Hardening node.js for production part 3: zero downtime deployments with nginx

Below I’ll talk about deploying new node.js code for a HTTP server without ever suffering downtime. This is part of our series on hardening node.js for production use in the Silly Face Society – see part 1 and part 2.

Suffering downtime to perform an upgrade always feels a bit backwards. We do it because it is too technically complicated relative to the expense of an outage. In the Silly Face Society, I’m willing to suffer brief outages for PostgreSQL and Redis upgrades but not for code that we control: our day-to-day bug fixes. Besides bug fixes, the frequency of node.js module updates would require an outage multiple times a week just to stay fresh.

To solve this, the basic idea using nginx’s built-in failover mechanism for upstream servers / processes to shift traffic away from processes that are restarting. Each upstream server will allow existing connections to finish before shutting down and restarting with the new code. We perform a zero downtime upgrade of all processes on the machine by by iterating over each process, shutting it down and bringing it back up. For the rest of the tutorial, I’ll assume you have nginx set up to proxy node requests ala part 2 and are using express.js to handle HTTP requests.

All of this sounds much more complicated than it is, so let’s dive into code:

Graceful Shutdowns in Express.js

We will first implement graceful shutdowns of the process. When our process receives a kill signal we want it to refuse new connections and finish existing ones. I’ll assume you have an express.js server set up with something like:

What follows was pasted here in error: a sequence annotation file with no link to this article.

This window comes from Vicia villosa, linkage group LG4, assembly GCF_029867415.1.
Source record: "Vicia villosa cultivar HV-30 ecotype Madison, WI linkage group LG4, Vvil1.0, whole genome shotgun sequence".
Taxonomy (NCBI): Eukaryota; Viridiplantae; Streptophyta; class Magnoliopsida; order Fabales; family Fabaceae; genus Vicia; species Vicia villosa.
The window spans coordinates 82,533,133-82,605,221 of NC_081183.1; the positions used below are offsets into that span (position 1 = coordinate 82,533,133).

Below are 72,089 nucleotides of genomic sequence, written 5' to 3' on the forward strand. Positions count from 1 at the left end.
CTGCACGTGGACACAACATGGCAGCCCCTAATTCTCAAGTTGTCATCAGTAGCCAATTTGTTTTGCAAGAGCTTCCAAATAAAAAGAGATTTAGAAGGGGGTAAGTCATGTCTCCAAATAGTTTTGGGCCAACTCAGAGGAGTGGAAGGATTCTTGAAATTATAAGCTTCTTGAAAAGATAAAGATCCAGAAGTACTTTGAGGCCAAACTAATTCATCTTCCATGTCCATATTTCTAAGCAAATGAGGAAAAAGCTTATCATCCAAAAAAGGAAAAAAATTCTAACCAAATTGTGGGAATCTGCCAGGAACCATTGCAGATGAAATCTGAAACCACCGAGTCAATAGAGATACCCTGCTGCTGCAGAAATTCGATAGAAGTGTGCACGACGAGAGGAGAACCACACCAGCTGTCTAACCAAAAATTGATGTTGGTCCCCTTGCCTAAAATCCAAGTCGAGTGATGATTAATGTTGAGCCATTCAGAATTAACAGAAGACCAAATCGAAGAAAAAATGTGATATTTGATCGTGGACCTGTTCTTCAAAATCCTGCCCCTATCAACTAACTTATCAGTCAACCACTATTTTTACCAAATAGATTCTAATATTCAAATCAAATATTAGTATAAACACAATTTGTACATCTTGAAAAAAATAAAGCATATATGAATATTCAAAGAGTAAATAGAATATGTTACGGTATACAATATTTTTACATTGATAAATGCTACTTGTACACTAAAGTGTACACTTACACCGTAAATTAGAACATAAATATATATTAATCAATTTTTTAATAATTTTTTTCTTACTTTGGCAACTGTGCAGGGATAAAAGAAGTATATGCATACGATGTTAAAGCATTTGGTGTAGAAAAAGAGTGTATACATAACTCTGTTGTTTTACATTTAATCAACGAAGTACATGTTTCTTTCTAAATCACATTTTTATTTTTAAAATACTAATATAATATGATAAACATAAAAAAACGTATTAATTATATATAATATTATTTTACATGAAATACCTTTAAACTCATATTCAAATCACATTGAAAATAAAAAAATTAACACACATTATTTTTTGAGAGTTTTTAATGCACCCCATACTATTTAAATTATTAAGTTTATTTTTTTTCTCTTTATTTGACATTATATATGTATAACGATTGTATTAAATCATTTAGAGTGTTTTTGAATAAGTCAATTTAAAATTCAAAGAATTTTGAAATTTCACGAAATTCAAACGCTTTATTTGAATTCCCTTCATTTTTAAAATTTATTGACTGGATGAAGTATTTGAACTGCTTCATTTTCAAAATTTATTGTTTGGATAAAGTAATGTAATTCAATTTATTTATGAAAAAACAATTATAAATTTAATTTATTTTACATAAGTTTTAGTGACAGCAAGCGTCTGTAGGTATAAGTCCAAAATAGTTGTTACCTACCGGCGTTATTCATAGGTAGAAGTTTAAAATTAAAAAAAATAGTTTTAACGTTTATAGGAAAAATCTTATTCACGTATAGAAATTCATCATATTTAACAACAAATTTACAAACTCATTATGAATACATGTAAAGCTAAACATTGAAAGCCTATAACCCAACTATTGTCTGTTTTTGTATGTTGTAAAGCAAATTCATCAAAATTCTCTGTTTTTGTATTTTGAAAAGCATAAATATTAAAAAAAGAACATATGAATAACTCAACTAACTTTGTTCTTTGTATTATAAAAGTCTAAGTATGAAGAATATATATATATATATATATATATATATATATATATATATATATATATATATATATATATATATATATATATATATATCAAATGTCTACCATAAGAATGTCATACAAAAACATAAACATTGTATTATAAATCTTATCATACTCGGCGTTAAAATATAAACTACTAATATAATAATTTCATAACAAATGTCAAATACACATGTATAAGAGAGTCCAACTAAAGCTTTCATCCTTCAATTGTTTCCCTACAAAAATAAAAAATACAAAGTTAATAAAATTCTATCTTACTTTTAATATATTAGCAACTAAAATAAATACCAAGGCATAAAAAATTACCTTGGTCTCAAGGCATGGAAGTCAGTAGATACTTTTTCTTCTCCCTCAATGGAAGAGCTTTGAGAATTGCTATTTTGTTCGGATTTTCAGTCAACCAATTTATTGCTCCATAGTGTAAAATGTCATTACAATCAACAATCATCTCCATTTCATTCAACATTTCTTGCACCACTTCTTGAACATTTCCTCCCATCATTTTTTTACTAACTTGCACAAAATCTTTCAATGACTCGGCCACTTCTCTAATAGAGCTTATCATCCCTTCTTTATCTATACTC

app = express.createServer()
...
app.listen(31337)

We can modify this slightly to perform graceful shutdowns on SIGTERM. Additionally, we’ll create a timeout that forcefully exits the process if connections are taking an unreasonable amount of time to close:

httpServer = app.listen(31337)
process.on 'SIGTERM', ->
  console.log "Received kill signal (SIGTERM), shutting down gracefully."
  httpServer.close ->
    console.log "Closed out remaining connections."
    process.exit()

  setTimeout ->
    console.error "Could not close connections in time, forcefully shutting down"
    process.exit(1)
  , 30*1000

In the above code, we extract the underlying http server object from express.js (the result of the app.listen call). Whenever we receive SIGTERM (the default signal from kill), we attempt a graceful shutdown by calling httpServer.close. This puts the server in a mode that refuses new connections but keeps existing ones open. If there is a connection hog that doesn’t quit within that time period, we perform an immediate exit (setTimeout does this after 30 seconds). Modify this timeout as appropriate. Note: I don’t use web sockets, but they would be considered connection hogs by the above logic. To achieve zero impactful downtime, you would have to close out these connections manually and have some nifty retry logic on the client.

There is one issue with the code: HTTP 1.1 keep-alive connections would also be considered “connection hogs” and continue to accept new requests on the same connection. Since I use keep-alive connections in nginx, this is a big problem. Ideally we would force node.js into a mode that closes all existing idle connections. Unfortunately, I can’t find any way of doing this with existing APIs (see this newsgroup discussion). Fortunately, we can add middleware that automatically sends 502 errors to new HTTP requests on the server. Nginx will handle the rest (see below). Here’s the modification:

app = express.createServer()
...
gracefullyClosing = false
app.use (req, res, next) ->
  return next() unless gracefullyClosing
  res.setHeader "Connection", "close"
  res.send 502, "Server is in the process of restarting"
...
httpServer = app.listen(31337)
process.on 'SIGTERM', ->
   gracefullyClosing = true
   ...